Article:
While it's still early and time estimates remain preliminary, KSQ Architects and the Town Hall Building Committee hope to see the necessary parts of the structure demolished and construction begin by July, according to a presentation by KSQ architect Armand Quadrini at the Dec. 3 Town Hall Building Committee meeting.
"We'd like to do whatever we can to be ready by July," said committee Chairman Michael Avgerinos.
Quadrini presented two ideas for how the building could be reshaped.
In both sketches, the front of Town Hall would be preserved, but the back auditorium and probate court would be demolished. In one sketch, the back of Town Hall would be two stories and take up about 10,000 square feet.
In the other, the building would be three stories and take up only 7,500 square feet. Additionally, there is a wall in the auditorium that would be preserved in the two-story plan, but not the three-story one.
"We want to provide as much parking as possible," said Quadrini. "A 10,000-square-foot footprint will limit that. The three-story option will have smaller footprint, about 7,500 square feet, (which will allow for) more opportunities for landscaping and parking. I'm proposing that we study an option of three stories that preserves the old wall of the auditorium and a two-story one that doesn't."
The tradeoff would be more parking for the three-story plan, but the possibility of an awkward balance in a building that will remain two floors tall in the front and three in the back.
The architecture firm will meet with the town several more times over the coming months and plans to have a more detailed look into design options by Feb. 15, after which the town would conduct a public hearing.
"Each of the options would have renderings, timeline and budget," Quadrini said.
The meeting was the first time anyone had seen any plans or renderings of what a new Town Hall could look like, which was met with enthusiasm.
"It's exciting when you finally see some pictures," said First Selectman Rob Mallozzi.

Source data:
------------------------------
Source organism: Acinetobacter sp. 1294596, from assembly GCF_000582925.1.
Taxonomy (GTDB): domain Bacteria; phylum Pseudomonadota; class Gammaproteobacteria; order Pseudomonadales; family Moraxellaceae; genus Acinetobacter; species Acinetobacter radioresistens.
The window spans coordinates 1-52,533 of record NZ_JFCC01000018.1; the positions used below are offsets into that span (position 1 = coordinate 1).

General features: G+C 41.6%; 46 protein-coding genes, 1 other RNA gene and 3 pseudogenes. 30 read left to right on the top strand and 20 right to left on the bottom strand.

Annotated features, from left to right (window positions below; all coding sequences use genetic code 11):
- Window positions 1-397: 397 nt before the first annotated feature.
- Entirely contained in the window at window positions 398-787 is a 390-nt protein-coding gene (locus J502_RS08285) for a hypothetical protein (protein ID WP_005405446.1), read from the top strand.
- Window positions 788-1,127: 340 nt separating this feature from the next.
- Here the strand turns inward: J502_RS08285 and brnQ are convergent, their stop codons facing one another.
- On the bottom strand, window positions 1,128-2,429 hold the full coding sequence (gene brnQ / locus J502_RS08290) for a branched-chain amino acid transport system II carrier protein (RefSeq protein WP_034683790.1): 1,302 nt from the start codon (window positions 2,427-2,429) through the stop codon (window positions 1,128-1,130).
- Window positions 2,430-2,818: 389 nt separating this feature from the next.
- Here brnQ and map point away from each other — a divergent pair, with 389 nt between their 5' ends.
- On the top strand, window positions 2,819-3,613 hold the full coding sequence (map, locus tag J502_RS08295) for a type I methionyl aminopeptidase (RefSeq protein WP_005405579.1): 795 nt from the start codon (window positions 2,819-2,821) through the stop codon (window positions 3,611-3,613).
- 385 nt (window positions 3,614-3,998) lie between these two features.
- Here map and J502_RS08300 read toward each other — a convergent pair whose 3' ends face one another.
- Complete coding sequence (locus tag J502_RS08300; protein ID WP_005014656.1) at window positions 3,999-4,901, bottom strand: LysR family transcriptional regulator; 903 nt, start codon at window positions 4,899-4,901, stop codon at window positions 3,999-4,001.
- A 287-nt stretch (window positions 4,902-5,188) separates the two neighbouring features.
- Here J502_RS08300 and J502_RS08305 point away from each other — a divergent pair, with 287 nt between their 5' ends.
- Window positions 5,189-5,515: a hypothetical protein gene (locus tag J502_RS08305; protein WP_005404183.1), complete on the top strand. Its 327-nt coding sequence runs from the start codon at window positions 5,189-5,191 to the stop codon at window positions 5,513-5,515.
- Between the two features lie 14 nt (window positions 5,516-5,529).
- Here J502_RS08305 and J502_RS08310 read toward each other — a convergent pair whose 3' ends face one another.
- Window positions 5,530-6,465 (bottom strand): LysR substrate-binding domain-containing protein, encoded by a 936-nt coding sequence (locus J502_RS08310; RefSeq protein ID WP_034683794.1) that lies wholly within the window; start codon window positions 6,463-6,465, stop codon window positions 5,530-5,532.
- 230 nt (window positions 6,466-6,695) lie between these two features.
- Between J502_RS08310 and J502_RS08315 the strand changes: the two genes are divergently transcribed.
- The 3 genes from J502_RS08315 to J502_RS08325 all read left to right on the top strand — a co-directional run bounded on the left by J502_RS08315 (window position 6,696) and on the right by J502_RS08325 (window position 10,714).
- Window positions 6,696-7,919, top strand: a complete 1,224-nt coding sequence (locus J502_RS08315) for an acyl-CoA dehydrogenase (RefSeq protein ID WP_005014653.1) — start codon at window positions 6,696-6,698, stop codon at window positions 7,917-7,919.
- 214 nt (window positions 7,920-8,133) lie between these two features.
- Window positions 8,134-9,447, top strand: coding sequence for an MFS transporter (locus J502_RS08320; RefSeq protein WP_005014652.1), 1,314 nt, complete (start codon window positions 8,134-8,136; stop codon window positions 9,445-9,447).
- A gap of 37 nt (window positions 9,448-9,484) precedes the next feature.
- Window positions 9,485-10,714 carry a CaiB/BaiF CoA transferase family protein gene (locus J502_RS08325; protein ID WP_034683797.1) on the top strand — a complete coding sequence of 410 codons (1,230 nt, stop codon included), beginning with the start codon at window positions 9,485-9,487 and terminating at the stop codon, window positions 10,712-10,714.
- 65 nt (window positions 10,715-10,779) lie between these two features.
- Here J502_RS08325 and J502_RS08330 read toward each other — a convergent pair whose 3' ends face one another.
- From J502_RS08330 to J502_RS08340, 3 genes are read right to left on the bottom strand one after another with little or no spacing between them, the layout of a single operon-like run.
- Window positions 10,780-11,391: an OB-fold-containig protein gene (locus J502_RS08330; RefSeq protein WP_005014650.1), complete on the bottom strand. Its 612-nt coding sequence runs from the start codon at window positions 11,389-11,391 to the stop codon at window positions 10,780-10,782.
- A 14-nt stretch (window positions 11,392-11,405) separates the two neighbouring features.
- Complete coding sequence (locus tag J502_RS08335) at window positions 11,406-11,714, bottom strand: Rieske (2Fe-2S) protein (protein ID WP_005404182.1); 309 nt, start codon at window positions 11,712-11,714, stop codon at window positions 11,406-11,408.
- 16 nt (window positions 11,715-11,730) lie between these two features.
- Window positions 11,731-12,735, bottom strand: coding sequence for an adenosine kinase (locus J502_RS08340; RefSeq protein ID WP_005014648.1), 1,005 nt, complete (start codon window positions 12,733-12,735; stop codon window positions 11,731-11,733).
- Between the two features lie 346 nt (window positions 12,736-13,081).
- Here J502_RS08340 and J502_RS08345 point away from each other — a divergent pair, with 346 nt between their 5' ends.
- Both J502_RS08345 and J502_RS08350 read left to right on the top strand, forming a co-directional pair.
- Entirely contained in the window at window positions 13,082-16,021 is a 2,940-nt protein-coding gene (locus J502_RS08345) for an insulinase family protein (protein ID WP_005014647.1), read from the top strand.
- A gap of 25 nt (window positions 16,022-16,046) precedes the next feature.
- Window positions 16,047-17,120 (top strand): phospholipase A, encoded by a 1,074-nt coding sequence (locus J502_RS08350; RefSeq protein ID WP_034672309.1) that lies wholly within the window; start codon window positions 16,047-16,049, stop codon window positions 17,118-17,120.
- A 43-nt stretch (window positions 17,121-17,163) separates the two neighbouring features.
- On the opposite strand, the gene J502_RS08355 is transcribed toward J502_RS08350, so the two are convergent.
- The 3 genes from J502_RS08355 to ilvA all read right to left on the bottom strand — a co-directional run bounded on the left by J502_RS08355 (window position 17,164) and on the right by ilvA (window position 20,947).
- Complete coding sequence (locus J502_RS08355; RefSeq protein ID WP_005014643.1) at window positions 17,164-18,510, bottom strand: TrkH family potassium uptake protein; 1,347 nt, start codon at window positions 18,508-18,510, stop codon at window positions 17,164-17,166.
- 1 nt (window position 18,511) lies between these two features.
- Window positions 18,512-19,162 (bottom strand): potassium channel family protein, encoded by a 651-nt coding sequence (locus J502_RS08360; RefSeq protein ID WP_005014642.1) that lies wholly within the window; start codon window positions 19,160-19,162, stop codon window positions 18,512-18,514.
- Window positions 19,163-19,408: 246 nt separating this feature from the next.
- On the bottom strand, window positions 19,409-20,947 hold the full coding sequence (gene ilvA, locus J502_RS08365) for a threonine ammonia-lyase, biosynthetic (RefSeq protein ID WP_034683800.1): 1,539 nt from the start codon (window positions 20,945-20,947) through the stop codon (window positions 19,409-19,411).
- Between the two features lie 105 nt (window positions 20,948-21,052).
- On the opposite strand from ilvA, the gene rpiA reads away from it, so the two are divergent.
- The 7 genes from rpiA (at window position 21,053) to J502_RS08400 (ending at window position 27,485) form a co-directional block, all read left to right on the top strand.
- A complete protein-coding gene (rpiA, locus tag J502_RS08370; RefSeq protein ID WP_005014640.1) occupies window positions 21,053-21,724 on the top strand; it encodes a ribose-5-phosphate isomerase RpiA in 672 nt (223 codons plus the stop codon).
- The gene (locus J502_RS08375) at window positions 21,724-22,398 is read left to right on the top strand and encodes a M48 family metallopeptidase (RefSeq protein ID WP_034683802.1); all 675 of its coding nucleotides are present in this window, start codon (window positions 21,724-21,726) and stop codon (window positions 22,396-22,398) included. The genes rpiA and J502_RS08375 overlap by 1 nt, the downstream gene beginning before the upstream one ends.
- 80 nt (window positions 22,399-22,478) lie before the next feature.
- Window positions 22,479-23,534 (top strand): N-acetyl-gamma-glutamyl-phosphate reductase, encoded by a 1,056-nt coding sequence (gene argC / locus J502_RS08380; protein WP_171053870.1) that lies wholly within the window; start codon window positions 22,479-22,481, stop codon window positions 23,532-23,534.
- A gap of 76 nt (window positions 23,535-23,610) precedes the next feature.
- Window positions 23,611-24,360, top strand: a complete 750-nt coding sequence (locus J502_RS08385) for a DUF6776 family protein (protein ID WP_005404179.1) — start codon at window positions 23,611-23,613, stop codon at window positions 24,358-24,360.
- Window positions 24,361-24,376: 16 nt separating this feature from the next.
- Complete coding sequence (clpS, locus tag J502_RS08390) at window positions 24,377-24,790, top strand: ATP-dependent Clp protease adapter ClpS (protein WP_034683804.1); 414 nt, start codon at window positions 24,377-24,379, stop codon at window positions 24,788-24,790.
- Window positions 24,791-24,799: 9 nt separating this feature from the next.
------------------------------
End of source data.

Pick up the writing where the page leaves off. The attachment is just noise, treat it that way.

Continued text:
The plans were met with some hostility from the crowd, many of whom were members of the New Canaan Preservation Alliance.
"Our concerns boil down to a couple of things," said Bill Hines. "We are not aware if anyone has taken into account monies that could come into town to see how much could be preserved. Sometimes you can get significant money, and if you have a preservation project ... that is a source of possible funds. I would hope the committee would dig into that."
Avgerinos said the committee had, in fact, looked into that possibility.
"Your group brought a person from the state whose job is to designate that money, and the answer is that we're not qualified unless we keep the whole building," he said.
"It's a moot point. We've looked into it," he said. "Time is money. The longer we're out of Town Hall, the more it costs. I don't think previous groups have spent as much time as we have with preservation. We're moving on with that."
After the meeting, Hines and fellow Preservation Alliance member John Tremaine said they were impressed by the meeting.
"We were pleased and surprised with Armand's presentation tonight," Tremaine said.
In his presentation, Quadrini also presented some historical facts that have been learned about the building, which was built in 1907, renovated in the 1930s and added to in 1963.
"The original building had landscaping closer to Main Street to let you see more of Town Hall. It used to have lighting fixtures that were white globes on ornamental poles" by the entrance, he said. The rear auditorium was two floors high.
In 1937, two wings were put on either side of the entrance of Town Hall, which added to the symmetry of the building and blocked the rear auditorium from view.
In the 1963 renovation, a ceiling was put on the auditorium, reducing its grandeur but providing more office space on the second floor. The probate court was added to the rear of the building. The room, small and sturdy, may have been envisioned as a bomb shelter in 1963. Quadrini described it as a "concrete bomb shelter."
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